by Guest post by Larry Racioppo
Feb 13, 2018

Photographer Larry Racioppo is back with another guest post for Brooklynology, this one musing on this year's rare congruence of Valentine's Day and Ash Wednesday.

Today is the first time since 1945 that Ash Wednesday and Valentine’s Day fall on the same day. This rare occurrence has made me think about the significance of each day and what they symbolize: Ash Wednesday – death, Valentine’s Day – romantic love.

What I learned about Ash Wednesday in Catholic grammar school is summed up here:

“…we use ashes made form the burned palm branches distributed on the Palm Sunday of the previous year. The priest blesses the ashes and imposes them on the foreheads of the faithful, making the sign of the cross and saying, "Remember, man you are dust and to dust you shall return," or "Turn away from sin and be faithful to the Gospel." As we begin this holy season of Lent in preparation for Easter, we must remember the significance of the ashes we have received: We mourn and do penance for our sins. We again convert our hearts to the Lord, who suffered, died, and rose for our salvation. We renew the promises made at our baptism, when we died to an old life and rose to a new life with Christ Finally, mindful that the kingdom of this world passes away, we strive to live the kingdom of God now and look forward to its fulfillment in heaven.” -Arlington Catholic Herald, February 17, 1994.

But what I remember is marching with my grammar school classmates from our homeroom down a tall metal fire escape to the side entrance of St. Michael’s. Shushed and prodded by a Sister of St. Joseph, we entered the dark church and lined up to receive our ashes. As the priest rubbed them across my forehead, I wondered if I had gotten a real cross or just a smudge. (I would not find out until I got home after school and looked in the mirror.)

I did not really think about the ashes’ meaning or symbolism then. But now, as I face my own mortality, I do.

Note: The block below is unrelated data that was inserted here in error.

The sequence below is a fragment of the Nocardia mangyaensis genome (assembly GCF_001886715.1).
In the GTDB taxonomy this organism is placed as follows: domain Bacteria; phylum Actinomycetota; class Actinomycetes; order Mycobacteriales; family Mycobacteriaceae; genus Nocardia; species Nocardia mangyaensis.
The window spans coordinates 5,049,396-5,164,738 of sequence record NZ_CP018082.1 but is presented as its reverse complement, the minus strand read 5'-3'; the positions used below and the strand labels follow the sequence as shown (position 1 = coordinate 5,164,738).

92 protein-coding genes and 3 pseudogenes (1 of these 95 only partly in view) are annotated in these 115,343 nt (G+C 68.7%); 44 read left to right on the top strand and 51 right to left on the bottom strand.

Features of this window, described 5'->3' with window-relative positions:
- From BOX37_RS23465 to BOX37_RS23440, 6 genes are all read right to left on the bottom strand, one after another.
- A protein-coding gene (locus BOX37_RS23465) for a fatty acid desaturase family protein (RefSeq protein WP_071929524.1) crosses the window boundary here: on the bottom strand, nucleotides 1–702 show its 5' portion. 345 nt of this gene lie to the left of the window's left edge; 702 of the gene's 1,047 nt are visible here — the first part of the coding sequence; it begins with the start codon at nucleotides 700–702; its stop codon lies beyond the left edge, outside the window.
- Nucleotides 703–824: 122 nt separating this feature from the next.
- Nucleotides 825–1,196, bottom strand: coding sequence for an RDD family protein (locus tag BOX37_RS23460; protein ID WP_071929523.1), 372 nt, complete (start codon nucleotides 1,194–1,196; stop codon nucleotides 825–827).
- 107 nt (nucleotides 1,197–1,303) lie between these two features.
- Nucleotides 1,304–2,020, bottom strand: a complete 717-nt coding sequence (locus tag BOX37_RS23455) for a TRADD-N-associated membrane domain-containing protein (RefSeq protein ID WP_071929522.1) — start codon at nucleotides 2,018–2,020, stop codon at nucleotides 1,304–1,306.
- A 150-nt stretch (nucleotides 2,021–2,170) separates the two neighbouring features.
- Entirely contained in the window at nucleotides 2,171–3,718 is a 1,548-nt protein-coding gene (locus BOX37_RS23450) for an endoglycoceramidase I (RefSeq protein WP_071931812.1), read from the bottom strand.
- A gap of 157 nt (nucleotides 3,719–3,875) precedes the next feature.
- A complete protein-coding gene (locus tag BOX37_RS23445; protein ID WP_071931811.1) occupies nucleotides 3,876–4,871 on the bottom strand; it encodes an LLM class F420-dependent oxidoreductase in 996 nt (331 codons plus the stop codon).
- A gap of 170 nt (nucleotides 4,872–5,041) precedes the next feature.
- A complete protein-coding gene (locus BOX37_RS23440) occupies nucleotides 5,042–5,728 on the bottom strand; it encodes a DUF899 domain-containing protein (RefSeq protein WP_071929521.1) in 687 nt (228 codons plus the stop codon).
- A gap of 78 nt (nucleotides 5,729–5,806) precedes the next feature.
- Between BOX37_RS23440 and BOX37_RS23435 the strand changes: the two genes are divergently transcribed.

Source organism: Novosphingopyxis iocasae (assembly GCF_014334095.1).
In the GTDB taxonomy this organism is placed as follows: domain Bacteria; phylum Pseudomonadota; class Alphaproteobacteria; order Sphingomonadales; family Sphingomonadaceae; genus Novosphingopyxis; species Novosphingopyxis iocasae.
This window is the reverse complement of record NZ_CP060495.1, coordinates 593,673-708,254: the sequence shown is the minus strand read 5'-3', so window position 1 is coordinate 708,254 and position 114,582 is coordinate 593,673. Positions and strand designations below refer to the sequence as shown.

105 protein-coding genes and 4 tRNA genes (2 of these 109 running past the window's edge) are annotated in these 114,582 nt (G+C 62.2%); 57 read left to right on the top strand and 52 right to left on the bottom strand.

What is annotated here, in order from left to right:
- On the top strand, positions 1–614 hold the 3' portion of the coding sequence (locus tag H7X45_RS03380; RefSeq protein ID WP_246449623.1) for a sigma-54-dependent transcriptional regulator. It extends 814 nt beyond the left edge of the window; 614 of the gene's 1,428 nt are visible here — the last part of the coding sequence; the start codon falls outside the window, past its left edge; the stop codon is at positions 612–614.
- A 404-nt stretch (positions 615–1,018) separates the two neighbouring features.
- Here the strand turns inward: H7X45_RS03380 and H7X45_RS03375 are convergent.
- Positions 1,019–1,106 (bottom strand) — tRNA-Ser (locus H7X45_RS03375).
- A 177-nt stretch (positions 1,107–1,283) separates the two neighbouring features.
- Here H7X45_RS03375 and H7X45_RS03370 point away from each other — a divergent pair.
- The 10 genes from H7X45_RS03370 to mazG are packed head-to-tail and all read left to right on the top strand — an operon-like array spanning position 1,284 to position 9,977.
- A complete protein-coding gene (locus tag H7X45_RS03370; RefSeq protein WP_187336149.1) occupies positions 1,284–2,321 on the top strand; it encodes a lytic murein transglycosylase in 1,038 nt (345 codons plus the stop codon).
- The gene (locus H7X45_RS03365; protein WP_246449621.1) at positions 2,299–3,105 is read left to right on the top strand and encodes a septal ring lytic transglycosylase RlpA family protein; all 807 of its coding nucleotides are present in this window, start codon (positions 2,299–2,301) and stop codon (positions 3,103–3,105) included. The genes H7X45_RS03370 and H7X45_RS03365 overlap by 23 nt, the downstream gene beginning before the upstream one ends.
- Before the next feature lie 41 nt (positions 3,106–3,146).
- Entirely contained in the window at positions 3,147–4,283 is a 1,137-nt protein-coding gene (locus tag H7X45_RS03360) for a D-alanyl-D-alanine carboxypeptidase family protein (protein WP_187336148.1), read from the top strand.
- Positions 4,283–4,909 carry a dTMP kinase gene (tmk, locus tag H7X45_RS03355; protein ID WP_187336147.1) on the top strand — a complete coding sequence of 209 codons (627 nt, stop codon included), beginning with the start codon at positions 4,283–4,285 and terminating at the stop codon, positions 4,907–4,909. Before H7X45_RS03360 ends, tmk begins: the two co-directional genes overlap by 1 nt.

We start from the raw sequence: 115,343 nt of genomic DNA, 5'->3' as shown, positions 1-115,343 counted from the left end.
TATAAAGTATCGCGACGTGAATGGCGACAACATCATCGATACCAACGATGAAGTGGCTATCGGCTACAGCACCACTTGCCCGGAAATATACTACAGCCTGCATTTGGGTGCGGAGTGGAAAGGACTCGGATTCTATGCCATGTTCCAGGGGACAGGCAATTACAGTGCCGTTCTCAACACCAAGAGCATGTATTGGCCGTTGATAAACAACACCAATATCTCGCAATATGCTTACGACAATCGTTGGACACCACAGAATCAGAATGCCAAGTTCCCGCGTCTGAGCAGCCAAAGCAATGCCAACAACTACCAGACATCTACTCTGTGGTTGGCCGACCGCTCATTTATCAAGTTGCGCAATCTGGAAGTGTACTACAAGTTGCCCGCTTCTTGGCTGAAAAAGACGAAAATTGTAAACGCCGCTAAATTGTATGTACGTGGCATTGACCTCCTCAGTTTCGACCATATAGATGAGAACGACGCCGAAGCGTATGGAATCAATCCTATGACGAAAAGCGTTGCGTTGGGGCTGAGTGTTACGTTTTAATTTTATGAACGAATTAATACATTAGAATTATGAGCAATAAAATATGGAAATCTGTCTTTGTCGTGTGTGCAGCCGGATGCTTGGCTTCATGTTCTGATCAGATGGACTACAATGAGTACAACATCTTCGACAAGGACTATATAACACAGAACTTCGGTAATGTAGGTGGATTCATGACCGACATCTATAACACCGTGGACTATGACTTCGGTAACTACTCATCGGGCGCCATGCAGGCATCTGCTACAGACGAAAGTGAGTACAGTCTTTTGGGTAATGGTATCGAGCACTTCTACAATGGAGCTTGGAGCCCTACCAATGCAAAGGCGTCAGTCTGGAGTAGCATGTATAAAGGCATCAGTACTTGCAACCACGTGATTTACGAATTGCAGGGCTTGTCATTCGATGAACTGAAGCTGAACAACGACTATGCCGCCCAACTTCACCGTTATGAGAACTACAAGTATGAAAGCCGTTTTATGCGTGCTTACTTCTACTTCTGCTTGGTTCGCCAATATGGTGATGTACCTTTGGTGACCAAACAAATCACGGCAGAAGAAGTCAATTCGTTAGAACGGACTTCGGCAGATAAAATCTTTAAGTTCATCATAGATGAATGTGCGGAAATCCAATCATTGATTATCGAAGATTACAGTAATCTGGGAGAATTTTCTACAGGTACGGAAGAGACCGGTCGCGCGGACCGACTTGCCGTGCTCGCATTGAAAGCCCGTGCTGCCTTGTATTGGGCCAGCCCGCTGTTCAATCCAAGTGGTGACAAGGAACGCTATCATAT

I don’t remember the last time I actually received ashes, but it seems that I usually knew when it was Ash Wednesday because I often went to my local church to take photographs. I started in 1971 at St. Michael’s and continued at St. John’s on 21st Street. When I worked in Manhattan, I photographed my coworkers and passersby on Gold Street.

Larry Racioppo, Two Teenagers, 4th Avenue, 1971
Two Teenagers, 4th Avenue. 1971
Larry Racioppo, Woman and Baby, 4th Avenue, 1973
Woman and Baby, 4th Avenue. 1973
Larry Racioppo, Teenagers, 4th Avenue, 1973
Teenagers, 4th Avenue. 1973
Larry Racioppo, Big Nick, 21st Street, 1975
Big Nick, 21st Street. 1975
Larry Racioppo, Young Woman, 21st Street	, 1975
Young Woman, 21st Street .1975
Larry Racioppo, Young Man, 21st Street, 1980
Young Man, 21st Street. 1980
Larry Racioppo, Luz, Gold Street, Manhattan, 2009
Luz, Gold Street, Manhattan. 2009
Larry Racioppo, Bill, Gold Street, Manhattan, 2011
Bill, Gold Street, Manhattan. 2011
Larry Racioppo, Passersby, Gold Street, Manhattan, 2009
Passersby, Gold Street, Manhattan. 2009

 

Today Valentine’s Day is a commercial celebration of romantic love in a variety of ways far removed from the remembrance of the original Valentines – Roman saints who were martyred in the Third Century.

My Valentine photographs look at love, but also loss. Romance is fragile: its start a joyous rush, the journey often uneven, with an uncertain ending.

Larry Racioppo, Butch and Debbie, South Brooklyn, 1978
Butch and Debbie, South Brooklyn. 1978
Larry Racioppo, Run over Candy Box - Inside & Outside, 1985
Run over Candy Box - Inside & Outside. 1985
Larry Racioppo, RIP Angel and Victor, 9th Street, 2004
RIP Angel and Victor, 9th Street. 2004
Larry Racioppo, RIP Sanela, car decal, 2007
RIP Sanela, car decal. 2007
Larry Racioppo, Broken Heart Graffito, Park Slope, 1975
Broken Heart Graffito, Park Slope. 1975
Larry Racioppo, Abandoned Stuffed Bear, the Bronx, 2002
Abandoned Stuffed Bear, the Bronx. 2002

And even when love does last and sustains a couple over many years, can there be a happy ending? How do we mortals face our “…return to dust”?

In 1817 Scottish poet Lord Byron wrote "So We’ll Go No More A’Roving" on this topic:

So, we’ll go no more a roving

So late into the night,

Though the heart be still as loving,

And the moon be still as bright.

For the sword outwears its sheath,

And the soul wears out the breast,

And the heart must pause to breathe,

And love itself have rest.

Though the night was made for loving,

And the day returns too soon,

Yet we’ll go no more a roving

By the light of the moon.

In 1955 English tenor Richard Dyer-Bennet set this poem to music and recorded it as a moving ballad. There are live performances of his version as well as ones by Joan Baez and Leonard Cohen on YouTube.

Larry Racioppo, ‘Together Forever’ found Polaroid, 2015
‘Together Forever’ found Polaroid. 2015
Larry Racioppo, Anna’s Wedding Album, 18th Street, 1980
Anna’s Wedding Album, 18th Street. 1980
Larry Racioppo, School Auditorium, 21st Street, 2003
School Auditorium, 21st Street. 2003

 

All photographs are copyright Larry Racioppo. Visit Larry's website here.

Comments

Comments

I love the crushed candy box!!! andee
Larry, you're like fine wine - you age well. Thanks for keeping me on your mailing list!

Post new comment

close navigation